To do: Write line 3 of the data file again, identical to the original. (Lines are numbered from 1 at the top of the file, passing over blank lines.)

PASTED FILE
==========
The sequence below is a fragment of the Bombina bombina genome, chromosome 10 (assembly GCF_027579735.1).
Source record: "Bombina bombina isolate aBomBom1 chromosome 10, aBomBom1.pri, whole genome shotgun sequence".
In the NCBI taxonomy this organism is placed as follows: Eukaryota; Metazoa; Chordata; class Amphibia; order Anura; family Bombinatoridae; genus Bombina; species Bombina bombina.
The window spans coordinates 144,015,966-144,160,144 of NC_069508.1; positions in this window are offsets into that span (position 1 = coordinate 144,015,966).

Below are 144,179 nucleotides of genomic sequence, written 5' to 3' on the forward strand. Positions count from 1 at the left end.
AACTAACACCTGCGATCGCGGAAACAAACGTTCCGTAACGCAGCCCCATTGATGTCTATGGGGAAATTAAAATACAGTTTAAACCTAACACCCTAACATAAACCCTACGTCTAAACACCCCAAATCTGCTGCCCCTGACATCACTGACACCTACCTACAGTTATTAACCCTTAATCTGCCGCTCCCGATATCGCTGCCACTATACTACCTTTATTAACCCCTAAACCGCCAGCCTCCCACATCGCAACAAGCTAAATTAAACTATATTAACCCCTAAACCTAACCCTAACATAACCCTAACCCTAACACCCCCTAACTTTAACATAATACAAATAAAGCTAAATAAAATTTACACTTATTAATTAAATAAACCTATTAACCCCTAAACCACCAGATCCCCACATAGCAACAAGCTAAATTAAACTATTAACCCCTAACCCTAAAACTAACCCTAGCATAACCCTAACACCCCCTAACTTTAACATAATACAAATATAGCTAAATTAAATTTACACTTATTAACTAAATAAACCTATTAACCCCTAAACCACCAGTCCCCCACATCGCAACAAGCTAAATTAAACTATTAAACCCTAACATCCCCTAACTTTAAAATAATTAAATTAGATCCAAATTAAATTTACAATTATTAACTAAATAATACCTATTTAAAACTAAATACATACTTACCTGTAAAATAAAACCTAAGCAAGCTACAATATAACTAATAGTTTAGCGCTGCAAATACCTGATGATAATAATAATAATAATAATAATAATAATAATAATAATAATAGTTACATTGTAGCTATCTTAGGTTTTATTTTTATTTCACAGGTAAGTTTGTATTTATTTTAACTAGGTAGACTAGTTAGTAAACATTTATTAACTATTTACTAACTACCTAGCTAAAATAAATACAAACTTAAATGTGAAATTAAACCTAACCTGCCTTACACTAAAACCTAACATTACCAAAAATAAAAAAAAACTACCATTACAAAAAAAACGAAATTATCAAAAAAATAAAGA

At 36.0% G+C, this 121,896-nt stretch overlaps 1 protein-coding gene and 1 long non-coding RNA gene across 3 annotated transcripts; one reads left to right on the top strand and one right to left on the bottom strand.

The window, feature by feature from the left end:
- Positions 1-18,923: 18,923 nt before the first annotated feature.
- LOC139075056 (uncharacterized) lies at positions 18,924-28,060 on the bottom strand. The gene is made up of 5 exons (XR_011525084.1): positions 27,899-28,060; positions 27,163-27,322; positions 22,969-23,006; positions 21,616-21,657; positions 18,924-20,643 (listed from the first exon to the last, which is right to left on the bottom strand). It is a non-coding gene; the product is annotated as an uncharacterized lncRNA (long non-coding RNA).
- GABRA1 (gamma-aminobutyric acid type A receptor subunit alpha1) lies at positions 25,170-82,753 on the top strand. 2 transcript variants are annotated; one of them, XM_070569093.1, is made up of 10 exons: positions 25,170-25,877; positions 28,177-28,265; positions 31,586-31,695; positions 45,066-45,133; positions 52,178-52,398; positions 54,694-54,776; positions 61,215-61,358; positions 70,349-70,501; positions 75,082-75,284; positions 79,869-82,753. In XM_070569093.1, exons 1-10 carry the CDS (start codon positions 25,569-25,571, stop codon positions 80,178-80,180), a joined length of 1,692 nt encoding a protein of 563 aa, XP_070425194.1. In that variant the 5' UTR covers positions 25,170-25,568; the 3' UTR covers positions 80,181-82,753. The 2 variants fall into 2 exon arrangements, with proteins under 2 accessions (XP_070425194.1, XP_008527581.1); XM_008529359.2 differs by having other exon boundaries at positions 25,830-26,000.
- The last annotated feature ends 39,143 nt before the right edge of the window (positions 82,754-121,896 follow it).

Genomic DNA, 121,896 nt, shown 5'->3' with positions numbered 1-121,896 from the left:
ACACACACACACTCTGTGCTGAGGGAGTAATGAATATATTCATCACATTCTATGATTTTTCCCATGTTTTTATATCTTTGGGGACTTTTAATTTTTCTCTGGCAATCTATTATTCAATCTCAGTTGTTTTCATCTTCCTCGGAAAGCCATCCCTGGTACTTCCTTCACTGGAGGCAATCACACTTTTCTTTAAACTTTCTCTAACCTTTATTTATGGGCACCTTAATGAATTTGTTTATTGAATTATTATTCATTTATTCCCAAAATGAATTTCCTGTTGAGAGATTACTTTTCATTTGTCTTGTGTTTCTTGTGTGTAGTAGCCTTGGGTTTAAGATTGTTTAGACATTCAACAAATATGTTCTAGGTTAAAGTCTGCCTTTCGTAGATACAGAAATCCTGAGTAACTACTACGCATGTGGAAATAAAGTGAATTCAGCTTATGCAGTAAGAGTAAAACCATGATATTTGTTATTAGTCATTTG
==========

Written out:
In the NCBI taxonomy this organism is placed as follows: Eukaryota; Metazoa; Chordata; class Amphibia; order Anura; family Bombinatoridae; genus Bombina; species Bombina bombina.